The program, called BirdReturns, starts with data from eBird, the pioneering citizen science project that asks birders to record sightings on a smartphone app and send the information to the Cornell Lab of Ornithology in upstate New York.
The BirdReturns program, financed by the Nature Conservancy, then pays rice farmers in the birds’ flight path to keep their fields flooded with irrigation water from the Sacramento River as migrating flocks arrive. The prices are determined by reverse auction, in which farmers bid for leases and the lowest bidder wins.
I’m sure you’ve seen it yourself when you drive along. Rows and rows of birds species using wetlands or furiously pecking for corn. I made this movie in 2009 after stumbling on a very strange assortment on highway 12.Hab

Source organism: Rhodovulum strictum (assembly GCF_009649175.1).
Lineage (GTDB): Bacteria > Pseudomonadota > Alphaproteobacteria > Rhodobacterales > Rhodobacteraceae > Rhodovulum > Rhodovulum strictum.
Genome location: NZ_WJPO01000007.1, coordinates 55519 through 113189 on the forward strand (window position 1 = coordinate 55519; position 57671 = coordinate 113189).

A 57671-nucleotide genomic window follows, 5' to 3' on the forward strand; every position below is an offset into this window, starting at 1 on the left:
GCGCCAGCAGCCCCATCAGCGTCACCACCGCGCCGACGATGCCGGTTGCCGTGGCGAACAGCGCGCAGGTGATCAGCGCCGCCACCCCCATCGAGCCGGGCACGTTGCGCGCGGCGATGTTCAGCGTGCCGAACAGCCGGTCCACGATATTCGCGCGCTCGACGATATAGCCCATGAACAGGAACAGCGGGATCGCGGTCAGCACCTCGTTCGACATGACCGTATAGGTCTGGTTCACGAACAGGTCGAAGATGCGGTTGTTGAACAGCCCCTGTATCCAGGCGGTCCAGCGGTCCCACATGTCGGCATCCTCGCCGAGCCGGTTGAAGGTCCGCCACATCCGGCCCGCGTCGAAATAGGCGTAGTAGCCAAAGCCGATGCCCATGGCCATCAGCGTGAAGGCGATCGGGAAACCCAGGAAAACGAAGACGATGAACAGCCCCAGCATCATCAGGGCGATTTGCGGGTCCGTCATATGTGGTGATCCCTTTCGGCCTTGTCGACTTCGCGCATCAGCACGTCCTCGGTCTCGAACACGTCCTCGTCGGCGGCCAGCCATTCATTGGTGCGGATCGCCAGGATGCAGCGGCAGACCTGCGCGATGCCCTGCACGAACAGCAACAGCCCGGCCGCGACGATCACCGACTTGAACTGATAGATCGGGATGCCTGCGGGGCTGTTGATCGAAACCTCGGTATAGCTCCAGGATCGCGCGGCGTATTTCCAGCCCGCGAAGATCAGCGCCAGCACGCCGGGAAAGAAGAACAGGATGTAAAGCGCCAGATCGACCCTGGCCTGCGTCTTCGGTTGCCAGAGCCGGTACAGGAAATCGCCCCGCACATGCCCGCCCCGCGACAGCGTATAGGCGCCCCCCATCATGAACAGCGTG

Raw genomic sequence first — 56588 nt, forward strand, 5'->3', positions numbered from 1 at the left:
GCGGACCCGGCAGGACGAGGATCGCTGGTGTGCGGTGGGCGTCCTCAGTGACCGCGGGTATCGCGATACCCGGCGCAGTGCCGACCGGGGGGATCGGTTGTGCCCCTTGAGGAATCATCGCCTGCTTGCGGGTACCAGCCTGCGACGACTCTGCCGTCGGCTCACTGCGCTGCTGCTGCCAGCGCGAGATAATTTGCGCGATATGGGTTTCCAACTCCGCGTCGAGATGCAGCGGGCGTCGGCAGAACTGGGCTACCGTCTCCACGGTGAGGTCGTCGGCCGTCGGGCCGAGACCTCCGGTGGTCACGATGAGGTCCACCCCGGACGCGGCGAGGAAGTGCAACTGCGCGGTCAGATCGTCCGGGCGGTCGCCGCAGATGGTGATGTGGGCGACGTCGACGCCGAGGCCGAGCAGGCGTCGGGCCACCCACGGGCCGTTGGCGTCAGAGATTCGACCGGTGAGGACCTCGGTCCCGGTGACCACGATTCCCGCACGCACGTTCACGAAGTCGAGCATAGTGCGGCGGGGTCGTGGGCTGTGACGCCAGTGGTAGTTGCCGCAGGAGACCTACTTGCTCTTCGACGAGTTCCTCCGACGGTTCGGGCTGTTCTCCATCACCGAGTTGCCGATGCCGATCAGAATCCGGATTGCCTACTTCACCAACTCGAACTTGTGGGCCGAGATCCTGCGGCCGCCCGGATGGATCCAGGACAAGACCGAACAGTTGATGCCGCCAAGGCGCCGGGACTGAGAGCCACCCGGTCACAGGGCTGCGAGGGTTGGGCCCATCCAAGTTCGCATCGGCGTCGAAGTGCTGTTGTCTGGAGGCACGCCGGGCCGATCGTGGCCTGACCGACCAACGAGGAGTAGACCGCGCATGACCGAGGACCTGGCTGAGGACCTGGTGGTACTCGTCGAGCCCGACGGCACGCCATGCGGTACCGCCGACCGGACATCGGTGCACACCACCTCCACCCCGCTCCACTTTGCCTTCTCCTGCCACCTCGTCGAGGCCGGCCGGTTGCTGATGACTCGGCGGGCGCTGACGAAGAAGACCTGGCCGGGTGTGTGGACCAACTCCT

But when I saw this article in the New York Times, all I could think of was beavers. What if the nature conservancy or the salmon fisheries were paying farmers to leave beavers on their land? What if there were incentives to letting beavers create wetlands, raise the water table, filter toxins, increase salmonids, augment the bird population, and enrich the riparian border?
Sound crazy? I’m hoping for another easter miracle.